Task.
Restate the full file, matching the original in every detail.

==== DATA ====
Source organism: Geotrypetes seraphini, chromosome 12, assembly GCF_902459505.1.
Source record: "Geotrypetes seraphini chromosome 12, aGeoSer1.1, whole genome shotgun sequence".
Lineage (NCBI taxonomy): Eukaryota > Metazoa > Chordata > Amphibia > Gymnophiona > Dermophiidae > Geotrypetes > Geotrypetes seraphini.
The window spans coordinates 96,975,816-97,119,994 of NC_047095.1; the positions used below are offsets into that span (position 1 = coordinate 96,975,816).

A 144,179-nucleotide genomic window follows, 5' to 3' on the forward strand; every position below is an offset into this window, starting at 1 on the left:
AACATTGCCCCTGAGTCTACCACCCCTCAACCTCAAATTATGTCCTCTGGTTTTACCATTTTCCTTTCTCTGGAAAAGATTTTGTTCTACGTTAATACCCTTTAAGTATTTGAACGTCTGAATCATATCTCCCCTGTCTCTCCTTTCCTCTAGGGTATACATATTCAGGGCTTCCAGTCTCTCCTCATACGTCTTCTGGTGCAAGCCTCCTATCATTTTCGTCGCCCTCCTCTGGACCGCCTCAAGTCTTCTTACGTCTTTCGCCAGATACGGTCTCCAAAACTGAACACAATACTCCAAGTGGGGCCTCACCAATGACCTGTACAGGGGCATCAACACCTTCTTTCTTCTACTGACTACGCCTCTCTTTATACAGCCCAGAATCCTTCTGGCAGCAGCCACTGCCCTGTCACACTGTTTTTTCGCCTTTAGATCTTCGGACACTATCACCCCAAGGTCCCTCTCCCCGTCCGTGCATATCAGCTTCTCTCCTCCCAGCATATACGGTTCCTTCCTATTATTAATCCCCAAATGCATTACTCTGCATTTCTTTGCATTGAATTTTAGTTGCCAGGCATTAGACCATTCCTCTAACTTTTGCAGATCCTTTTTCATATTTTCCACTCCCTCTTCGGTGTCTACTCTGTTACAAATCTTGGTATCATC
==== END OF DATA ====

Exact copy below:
Source organism: Geotrypetes seraphini, chromosome 12, assembly GCF_902459505.1.
Source record: "Geotrypetes seraphini chromosome 12, aGeoSer1.1, whole genome shotgun sequence".
Lineage (NCBI taxonomy): Eukaryota > Metazoa > Chordata > Amphibia > Gymnophiona > Dermophiidae > Geotrypetes > Geotrypetes seraphini.
The window spans coordinates 96,975,816-97,119,994 of NC_047095.1; the positions used below are offsets into that span (position 1 = coordinate 96,975,816).

A 144,179-nucleotide genomic window follows, 5' to 3' on the forward strand; every position below is an offset into this window, starting at 1 on the left:
AACATTGCCCCTGAGTCTACCACCCCTCAACCTCAAATTATGTCCTCTGGTTTTACCATTTTCCTTTCTCTGGAAAAGATTTTGTTCTACGTTAATACCCTTTAAGTATTTGAACGTCTGAATCATATCTCCCCTGTCTCTCCTTTCCTCTAGGGTATACATATTCAGGGCTTCCAGTCTCTCCTCATACGTCTTCTGGTGCAAGCCTCCTATCATTTTCGTCGCCCTCCTCTGGACCGCCTCAAGTCTTCTTACGTCTTTCGCCAGATACGGTCTCCAAAACTGAACACAATACTCCAAGTGGGGCCTCACCAATGACCTGTACAGGGGCATCAACACCTTCTTTCTTCTACTGACTACGCCTCTCTTTATACAGCCCAGAATCCTTCTGGCAGCAGCCACTGCCCTGTCACACTGTTTTTTCGCCTTTAGATCTTCGGACACTATCACCCCAAGGTCCCTCTCCCCGTCCGTGCATATCAGCTTCTCTCCTCCCAGCATATACGGTTCCTTCCTATTATTAATCCCCAAATGCATTACTCTGCATTTCTTTGCATTGAATTTTAGTTGCCAGGCATTAGACCATTCCTCTAACTTTTGCAGATCCTTTTTCATATTTTCCACTCCCTCTTCGGTGTCTACTCTGTTACAAATCTTGGTATCATC